By W. Tayloe Murphy Jr. and L. Preston Bryant Jr.
In this summer of political discontent, an extraordinary thing happened when Congress passed and President Donald Trump signed into law the Great American Outdoors Act, which some have billed as the most important environmental legislation in generations.
The act will provide billions of dollars to our national parks, forests and wildlife refuges, and in historic Virginia, where such federal recreation lands number in the millions of acres and draw millions of visitors, that is big news for conservation, tourism and jobs.
What has been less fully appreciated, however, is that Virginia’s own Sen. Mark Warner laid the groundwork for the act three years ago when he introduced the National Park Service Legacy Act.
It was this bill that first proposed significant funds to eliminate the National Park Service’s billions of dollars in backlogged infrastructure needs. When that proposal stalled, Warner, a Democrat, teamed up with Ohio Sen. Rob Portman, a Republican, and a handful of other senators from both sides of the aisle to introduce the Restore Our Parks Act, which garnered support from more than half of the Senate. That traction led to its eventual inclusion in a broader conservation package dubbed the Great American Outdoors Act.
The act does two important things. First, it provides $9.5 billion over five years to address decades of delayed maintenance to more than 5,500 miles of roads, 17,000 miles of trails and 24,000 buildings in our national parks, as well as deliver infrastructure repairs at national forests and national wildlife refuges.
In Virginia alone, the maintenance needs in Shenandoah National Park, the George Washington and Jefferson National Forests, and our many other national outdoor federal spaces exceed $1 billion.
Second, the act fully funds at $900 million annually the Land and Water Conservation Fund (LWCF), which was established in 1965 to provide close-to-home recreation opportunities by working with willing landowners to acquire and conserve open-space lands and waterways and to grant funds to states and communities for the creation of accessible parks and recreation areas.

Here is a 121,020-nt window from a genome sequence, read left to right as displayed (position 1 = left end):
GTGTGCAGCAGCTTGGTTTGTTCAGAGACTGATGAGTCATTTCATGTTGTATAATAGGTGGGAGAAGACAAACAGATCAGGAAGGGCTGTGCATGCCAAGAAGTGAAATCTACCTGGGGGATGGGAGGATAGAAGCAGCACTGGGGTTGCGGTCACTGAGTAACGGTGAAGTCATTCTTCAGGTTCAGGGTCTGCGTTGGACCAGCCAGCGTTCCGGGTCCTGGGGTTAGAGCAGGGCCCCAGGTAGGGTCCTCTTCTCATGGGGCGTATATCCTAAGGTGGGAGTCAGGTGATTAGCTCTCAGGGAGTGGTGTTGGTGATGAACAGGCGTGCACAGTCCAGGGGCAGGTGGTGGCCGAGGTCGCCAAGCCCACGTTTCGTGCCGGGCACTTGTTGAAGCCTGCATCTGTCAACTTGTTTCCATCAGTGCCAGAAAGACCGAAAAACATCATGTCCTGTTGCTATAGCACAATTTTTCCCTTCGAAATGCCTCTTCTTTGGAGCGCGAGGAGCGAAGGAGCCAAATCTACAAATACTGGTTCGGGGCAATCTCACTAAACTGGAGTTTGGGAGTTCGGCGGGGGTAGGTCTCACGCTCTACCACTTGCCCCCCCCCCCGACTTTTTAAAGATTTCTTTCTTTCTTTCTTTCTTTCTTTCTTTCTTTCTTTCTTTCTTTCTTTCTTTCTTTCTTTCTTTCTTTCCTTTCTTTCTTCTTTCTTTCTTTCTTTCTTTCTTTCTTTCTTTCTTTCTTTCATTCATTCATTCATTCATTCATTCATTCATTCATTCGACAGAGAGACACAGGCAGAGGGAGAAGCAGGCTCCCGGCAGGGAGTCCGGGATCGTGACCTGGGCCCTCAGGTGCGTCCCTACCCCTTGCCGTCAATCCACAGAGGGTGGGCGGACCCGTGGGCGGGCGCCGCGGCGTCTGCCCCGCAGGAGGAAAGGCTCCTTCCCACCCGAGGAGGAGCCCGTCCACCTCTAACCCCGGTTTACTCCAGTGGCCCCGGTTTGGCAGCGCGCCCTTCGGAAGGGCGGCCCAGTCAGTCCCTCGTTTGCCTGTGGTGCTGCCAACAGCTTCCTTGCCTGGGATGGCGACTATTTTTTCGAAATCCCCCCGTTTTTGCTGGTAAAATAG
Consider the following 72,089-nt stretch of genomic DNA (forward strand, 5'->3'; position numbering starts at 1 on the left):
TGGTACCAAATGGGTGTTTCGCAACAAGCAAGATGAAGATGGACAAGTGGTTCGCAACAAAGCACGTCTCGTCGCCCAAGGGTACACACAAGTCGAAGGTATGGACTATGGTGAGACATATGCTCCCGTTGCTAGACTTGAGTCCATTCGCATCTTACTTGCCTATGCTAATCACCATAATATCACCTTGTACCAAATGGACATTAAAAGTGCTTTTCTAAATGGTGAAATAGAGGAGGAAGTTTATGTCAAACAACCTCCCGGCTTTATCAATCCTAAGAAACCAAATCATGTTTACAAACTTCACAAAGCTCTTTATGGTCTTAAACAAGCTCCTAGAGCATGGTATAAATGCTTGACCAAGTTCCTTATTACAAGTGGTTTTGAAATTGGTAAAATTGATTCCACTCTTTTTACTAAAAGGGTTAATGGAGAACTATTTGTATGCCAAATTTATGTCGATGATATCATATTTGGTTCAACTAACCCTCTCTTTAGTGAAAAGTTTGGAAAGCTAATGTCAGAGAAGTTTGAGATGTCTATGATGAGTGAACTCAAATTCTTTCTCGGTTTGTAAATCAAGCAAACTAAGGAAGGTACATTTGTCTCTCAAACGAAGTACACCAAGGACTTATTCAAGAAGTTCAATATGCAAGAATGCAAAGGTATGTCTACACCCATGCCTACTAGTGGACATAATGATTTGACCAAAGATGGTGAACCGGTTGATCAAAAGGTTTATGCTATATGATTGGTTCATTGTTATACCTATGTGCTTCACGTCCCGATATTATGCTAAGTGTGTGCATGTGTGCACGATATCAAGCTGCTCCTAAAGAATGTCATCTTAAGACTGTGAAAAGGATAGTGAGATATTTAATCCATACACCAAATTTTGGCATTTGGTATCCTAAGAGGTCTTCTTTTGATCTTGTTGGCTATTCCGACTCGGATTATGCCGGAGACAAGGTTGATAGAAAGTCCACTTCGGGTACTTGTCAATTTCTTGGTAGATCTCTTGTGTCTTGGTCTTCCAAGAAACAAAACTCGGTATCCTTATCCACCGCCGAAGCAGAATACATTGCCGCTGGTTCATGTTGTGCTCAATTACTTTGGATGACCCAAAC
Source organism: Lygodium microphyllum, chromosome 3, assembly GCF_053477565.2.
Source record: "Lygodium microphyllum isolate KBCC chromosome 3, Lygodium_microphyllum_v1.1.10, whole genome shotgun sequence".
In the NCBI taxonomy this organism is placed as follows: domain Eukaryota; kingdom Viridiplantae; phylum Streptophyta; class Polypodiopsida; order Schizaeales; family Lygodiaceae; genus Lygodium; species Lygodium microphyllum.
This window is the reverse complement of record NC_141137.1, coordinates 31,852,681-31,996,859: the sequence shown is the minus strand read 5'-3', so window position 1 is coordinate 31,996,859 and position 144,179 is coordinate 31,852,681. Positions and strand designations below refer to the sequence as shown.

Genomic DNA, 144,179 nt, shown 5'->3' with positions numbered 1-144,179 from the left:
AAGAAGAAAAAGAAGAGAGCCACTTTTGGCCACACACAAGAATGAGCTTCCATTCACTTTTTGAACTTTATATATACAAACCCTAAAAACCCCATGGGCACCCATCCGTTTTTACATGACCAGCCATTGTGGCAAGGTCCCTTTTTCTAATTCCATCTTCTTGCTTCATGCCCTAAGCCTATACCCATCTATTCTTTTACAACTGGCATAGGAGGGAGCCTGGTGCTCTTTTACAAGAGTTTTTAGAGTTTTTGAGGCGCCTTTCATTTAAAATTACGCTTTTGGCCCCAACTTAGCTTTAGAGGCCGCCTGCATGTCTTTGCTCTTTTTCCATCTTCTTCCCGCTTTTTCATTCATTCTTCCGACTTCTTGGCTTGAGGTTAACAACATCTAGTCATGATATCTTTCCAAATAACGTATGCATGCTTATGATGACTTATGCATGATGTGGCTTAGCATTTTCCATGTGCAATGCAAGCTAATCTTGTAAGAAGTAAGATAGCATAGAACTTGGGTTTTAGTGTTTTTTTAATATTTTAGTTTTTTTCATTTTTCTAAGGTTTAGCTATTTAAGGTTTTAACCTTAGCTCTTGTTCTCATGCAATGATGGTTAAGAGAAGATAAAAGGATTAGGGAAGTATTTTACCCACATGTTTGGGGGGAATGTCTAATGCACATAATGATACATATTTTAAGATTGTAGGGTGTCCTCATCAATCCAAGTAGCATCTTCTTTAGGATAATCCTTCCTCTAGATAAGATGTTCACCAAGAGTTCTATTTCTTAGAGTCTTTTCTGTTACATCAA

The act has had broad constituency backing from the very beginning from more than 3,000 businesses, including the U.S. Chamber of Commerce and organizations like The Pew Charitable Trusts and the U.S. Travel Association, as well as governors and local elected leaders across the country.
Clearing out decades of backlogged maintenance at national parks, forests and wildlife refuges is important. Hundreds of thousands of jobs will be created across the county — an estimated 10,000 jobs in Virginia alone — and important federal facilities will be improved for millions of visitors.
But it is LWCF’s permanent funding that will prove to be the act’s most significant impact to states and communities. Conserving important lands, protecting streams and rivers, and creating state and local parks will improve citizens’ quality of life, and boost local tourism and recreational economies for years to come.
Warner first began pushing funds to improve the nation’s open-space lands because Virginia’s historic national parks and forests had among the greatest needs to fill. It was Warner’s National Parks Legacy Act that first rang the alarm bell on the need to fix our parks, followed by his across-the-aisle work on the Restore Our Parks Act, which ultimately led to the Great American Outdoors Act.
When all is said and done, it might well be that Warner’s work over the past few years to improve, increase and protect America’s outdoor spaces that will count among his greatest public service accomplishments.
W. Tayloe Murphy Jr., and L. Preston Bryant,Jr., served as Virginia secretary of natural resources from 2002 to 2006 and 2006 to 2010, respectively.
Contact Murphy at: firstname.lastname@example.org
Contact Bryant at: email@example.com